Esquire, October 2003, 70th anniversary edition. Esquire timeline:
February, 1963: "Terry Southern's first piece of reportage,
"Twirling at Ole Miss," published. Shortly after, Southern is assigned to interview director
Stanley Kubrick; interview never runs, but Southern and Kubrick collaborate on script
for Dr. Strangelove, which is released the following year."

Barbarella Selected for Inclusion in Entertainment Weekly’s
Top 50 Cult Movies!

Ranks # 40 in the May 23, 2003 issue of EW!

1968: Roger Vadim, Director

"The sexual revolution had memorable side effects, among them VD and Barbarella. But there’s something endearing about watching a swingin’ 41st-century Jane Fonda cavorting in plastic thigh-highs and trolling the galaxy in a fur-lined starship. It’s even more remarkable when you consider Fonda turned down Bonnie and Clyde and Rosemary’s Baby to make it. And make it she did—with an angel! Just for that, this one gets its culty wings. "

SIGNATURE LINE: "I’d better adjust my tongue box." — EW, May 23, 2003


May 14 — Amy Goodman, host of Pacifica Radio's
Democracy Now, interviewed Operation Strangelove
organizer Jen Nessel about the screenings
of the 1964 anti-war classic,
"Dr. Strangelove".


Visit some of the sites that noted this historic event,
and link up with the deviated preverts who participated...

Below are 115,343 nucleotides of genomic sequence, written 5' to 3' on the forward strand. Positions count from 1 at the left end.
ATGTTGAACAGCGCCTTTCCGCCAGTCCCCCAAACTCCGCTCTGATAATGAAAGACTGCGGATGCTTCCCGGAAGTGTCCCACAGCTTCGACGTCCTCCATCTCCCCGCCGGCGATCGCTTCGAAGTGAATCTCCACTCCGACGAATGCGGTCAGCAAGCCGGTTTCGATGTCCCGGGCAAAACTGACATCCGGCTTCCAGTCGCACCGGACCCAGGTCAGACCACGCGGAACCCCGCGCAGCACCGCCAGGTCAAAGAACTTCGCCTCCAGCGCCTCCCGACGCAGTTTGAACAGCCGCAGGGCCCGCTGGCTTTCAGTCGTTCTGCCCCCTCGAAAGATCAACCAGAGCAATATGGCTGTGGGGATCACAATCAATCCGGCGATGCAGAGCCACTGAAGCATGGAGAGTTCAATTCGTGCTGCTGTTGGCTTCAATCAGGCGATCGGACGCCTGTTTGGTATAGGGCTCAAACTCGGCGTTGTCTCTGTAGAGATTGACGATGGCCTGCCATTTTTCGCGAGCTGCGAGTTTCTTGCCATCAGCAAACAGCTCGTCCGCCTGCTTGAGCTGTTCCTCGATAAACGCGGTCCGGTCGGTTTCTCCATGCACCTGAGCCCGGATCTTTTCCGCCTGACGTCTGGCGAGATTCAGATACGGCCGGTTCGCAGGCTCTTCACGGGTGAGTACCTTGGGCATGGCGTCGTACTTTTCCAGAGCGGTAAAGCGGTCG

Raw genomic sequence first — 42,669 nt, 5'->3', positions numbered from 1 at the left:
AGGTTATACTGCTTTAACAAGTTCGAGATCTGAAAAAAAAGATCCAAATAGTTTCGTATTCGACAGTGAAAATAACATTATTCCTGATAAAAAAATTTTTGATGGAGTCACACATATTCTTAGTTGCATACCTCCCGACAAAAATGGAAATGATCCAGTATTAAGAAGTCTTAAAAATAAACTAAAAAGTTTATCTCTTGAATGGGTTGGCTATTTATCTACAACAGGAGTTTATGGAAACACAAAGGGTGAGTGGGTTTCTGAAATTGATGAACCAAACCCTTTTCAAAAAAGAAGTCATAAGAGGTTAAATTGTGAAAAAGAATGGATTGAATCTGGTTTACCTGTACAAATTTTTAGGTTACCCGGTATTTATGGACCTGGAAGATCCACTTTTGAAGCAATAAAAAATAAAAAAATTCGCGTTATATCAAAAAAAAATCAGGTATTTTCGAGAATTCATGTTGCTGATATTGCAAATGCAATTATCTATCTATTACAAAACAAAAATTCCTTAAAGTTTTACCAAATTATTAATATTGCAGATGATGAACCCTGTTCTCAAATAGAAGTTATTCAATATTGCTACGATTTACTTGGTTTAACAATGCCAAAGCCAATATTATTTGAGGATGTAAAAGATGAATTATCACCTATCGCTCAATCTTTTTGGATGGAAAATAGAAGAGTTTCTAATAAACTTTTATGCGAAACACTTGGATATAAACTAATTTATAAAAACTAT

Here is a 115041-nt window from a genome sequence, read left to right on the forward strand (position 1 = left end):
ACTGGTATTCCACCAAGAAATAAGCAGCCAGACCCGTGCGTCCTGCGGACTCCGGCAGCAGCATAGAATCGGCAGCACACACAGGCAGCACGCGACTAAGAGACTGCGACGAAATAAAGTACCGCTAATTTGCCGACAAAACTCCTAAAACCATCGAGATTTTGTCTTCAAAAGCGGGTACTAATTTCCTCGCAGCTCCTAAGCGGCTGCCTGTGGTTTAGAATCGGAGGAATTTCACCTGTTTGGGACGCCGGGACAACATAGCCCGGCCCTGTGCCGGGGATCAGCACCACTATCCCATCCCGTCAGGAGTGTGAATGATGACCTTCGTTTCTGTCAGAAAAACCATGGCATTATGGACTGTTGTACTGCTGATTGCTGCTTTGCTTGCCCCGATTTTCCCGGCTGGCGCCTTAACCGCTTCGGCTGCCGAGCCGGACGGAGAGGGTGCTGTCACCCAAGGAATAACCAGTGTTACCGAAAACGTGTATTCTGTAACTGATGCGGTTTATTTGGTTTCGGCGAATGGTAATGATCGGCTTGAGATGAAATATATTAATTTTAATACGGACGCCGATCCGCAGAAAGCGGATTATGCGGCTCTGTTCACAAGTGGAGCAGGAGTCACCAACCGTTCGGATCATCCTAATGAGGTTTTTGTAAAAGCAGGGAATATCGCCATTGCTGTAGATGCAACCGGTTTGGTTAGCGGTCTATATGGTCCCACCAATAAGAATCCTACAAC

May 1, 2003: Garrison Keillor's daily program,
The Writer's Almanac, notes Terrys Southern's 79th birthday.

April 1st, 2003: The Terry Southern Trust is proud to announce that the Terry Southern archive has found a home at the New York Public Library, courtesy of a generous gift from Steven Soderbergh. Mr. Soderbergh is a longtime fan of Terry Southern's and is currently in discussions with the Terry Southern Trust about Terry Southern film projects for the future.

"Terry Southern was an actual genius. His totally unique style and point of view extended beyond just his books and films, and anyone who chooses to explore Terry's life through these archives will find themselves endlessly fascinated and wildly entertained."—Steven Soderbergh

An iconographic painting of Terry Southern has been displayed a numerous art exhibitions and has been featured on several magazine covers.

Matt Aston, a Los Angeles artist and set designer, undertook the painting project in late March.

Aston, a longtime admirer of TS' film work, said his readings of both newly released and classic TS writings served as inspirations for the work, which measures just under ten feet in height. Matt timed his completion of the painting to coincide with the New York Public Library's acquisition of the TS archive.

On Bombing and Turkey Shoots

Putting American Pride to something besides killing.


available in PAPERBACK

"Ten Women to One Man"
—Strangelove Scenario for Shadow Govt. Bunker

Counterpunch has numerous articles about Dr. Strangelove